House Judiciary Committee Chairman Bob Goodlatte charged that Barack Obama was using his ‘pen and phone’ to gut the second amendment via an ammo ban that the Congressman vowed to challenge with lawsuits and defunding if necessary.

The Bureau of Alcohol, Tobacco and Firearms (ATF) has announced that it intends to prohibit the sale of steel-tipped 5.56-millimeter ammunition, traditionally used in AR-15 semi-auto rifles by sports shooters, in the name of protecting law enforcement officers from “the threat posed by ammunition capable of penetrating a protective vest.”

However, critics assert that the move is an underhanded ploy on behalf of the Obama administration to bypass Congress and achieve a de facto AR-15 gun ban.

“The president has tried to ban this rifle, but Congress has refused,” Goodlatte told Fox News, adding, “Now it appears he’s taking his pen and cell phone and, through the ATF, is trying to ban the second most popular ammunition that is used in that rifle.”

Pointing out that such ammo hasn’t been used to target law enforcement officers for a decade, Goodlatte said that the proposed ban would violate the Administrative Procedures Act.

“We will be sending a bipartisan letter to the administration early next week….calling into question what they’re doing and pointing out that this in infringing on the rights of law abiding citizens and not going to have an effect on criminals,” said Goodlatte, adding that the measure was all about gun control and had nothing to do with protecting law enforcement officers.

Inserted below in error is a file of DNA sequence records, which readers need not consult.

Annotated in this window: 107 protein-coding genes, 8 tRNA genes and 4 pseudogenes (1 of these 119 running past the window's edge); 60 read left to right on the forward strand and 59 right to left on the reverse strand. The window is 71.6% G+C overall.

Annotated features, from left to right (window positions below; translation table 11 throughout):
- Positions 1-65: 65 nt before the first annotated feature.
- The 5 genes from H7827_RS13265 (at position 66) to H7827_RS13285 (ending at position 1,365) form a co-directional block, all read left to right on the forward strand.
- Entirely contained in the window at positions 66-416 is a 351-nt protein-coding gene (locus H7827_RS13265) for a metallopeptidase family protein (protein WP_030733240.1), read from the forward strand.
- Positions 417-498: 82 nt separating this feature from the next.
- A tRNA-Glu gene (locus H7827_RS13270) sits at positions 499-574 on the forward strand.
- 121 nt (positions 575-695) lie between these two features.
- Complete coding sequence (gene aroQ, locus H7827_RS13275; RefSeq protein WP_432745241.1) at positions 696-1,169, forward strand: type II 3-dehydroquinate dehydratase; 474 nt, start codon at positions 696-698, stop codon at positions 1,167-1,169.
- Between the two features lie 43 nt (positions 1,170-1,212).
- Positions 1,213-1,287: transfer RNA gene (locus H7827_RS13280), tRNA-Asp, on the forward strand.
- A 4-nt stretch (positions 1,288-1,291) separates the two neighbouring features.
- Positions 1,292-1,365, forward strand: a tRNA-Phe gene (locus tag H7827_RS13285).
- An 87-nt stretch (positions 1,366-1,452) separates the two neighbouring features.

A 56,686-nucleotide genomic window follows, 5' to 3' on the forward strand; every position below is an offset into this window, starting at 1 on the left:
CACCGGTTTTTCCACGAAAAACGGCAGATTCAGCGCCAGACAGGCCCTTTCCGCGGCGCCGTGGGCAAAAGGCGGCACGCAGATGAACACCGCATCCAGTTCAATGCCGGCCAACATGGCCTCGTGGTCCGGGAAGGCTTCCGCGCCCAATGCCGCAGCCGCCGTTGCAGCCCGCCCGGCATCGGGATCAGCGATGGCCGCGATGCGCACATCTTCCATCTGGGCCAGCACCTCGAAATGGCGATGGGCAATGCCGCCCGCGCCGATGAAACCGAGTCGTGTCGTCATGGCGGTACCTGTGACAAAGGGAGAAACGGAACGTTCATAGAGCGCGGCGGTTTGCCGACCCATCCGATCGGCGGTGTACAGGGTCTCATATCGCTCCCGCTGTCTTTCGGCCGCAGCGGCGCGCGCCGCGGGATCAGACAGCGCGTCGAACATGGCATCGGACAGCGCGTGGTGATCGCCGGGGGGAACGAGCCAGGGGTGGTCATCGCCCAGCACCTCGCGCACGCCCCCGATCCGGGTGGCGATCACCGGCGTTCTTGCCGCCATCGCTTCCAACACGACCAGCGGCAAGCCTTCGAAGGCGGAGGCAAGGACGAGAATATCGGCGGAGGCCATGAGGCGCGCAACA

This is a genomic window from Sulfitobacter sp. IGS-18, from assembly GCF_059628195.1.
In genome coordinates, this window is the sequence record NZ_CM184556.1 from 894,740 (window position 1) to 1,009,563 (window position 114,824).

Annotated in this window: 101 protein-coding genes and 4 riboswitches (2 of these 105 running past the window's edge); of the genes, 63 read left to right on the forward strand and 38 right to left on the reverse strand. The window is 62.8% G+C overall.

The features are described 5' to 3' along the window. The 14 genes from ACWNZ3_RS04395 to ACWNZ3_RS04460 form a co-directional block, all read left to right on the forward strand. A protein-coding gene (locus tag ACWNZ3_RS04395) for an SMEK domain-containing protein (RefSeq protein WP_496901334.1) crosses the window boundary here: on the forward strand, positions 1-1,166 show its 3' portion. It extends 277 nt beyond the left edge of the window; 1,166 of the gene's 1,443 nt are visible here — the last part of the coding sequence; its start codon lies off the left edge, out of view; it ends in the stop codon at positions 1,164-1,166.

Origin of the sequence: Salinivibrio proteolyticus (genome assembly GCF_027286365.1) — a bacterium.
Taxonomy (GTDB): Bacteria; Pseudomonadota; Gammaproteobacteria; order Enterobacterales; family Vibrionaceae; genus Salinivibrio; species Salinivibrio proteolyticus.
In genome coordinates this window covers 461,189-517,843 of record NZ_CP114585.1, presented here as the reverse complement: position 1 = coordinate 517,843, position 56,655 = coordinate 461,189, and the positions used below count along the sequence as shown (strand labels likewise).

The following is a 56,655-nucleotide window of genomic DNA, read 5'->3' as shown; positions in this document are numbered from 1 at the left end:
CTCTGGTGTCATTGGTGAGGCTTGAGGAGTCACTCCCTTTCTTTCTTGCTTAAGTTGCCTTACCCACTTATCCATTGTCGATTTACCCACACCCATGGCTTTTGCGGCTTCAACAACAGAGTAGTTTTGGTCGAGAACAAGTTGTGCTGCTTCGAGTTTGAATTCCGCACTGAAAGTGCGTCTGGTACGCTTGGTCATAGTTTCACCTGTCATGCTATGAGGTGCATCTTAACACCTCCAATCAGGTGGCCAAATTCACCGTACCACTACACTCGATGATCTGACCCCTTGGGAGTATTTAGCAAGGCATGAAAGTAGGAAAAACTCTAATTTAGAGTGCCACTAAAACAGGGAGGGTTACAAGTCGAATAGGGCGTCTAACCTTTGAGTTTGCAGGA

Commenting on the ATF’s assurance that the matter will be open to public comments, Goodlatte stated, “There is no assurance that when these public comments are made that those comments will be made public, so it’s not, in our opinion, the proper way to go about doing this. It’s a bad idea to begin with. They’re not following the law.”

Goodlatte promised lawsuits and funding limitations if the ATF proceeded with the ban, asserting there was no justification for removing a bullet from the market that has been used by law abiding citizens for 30 years.

Quickly after news of the ATF’s proposed ban emerged, gun stores reported runs on the ammo in question.

“We sold out of what we had in stock,” Ryan Cook, manager of Eagle Armory in Springfield told the Springfield News-Leader. “We didn’t have a lot in the store but I might have sold four or five cases after ATF’s statement came out. I called our suppliers but they said there was none available to order. It’s like the ammo shortage before. People are going to panic.”

Those concerned about the ban can send their comments to the ATF via three methods.

– ATF website:

– Fax: 202- 648-9741.

– Mail: Denise Brown, Mailstop 6N -602, Office of Regulatory Affairs, Enforcement Programs and Services, Bureau of Alcohol, Tobacco, Firearms, and Explosives, 99 New York Avenue, NE, Washington, DC 20226: ATTN: AP Ammo Comments

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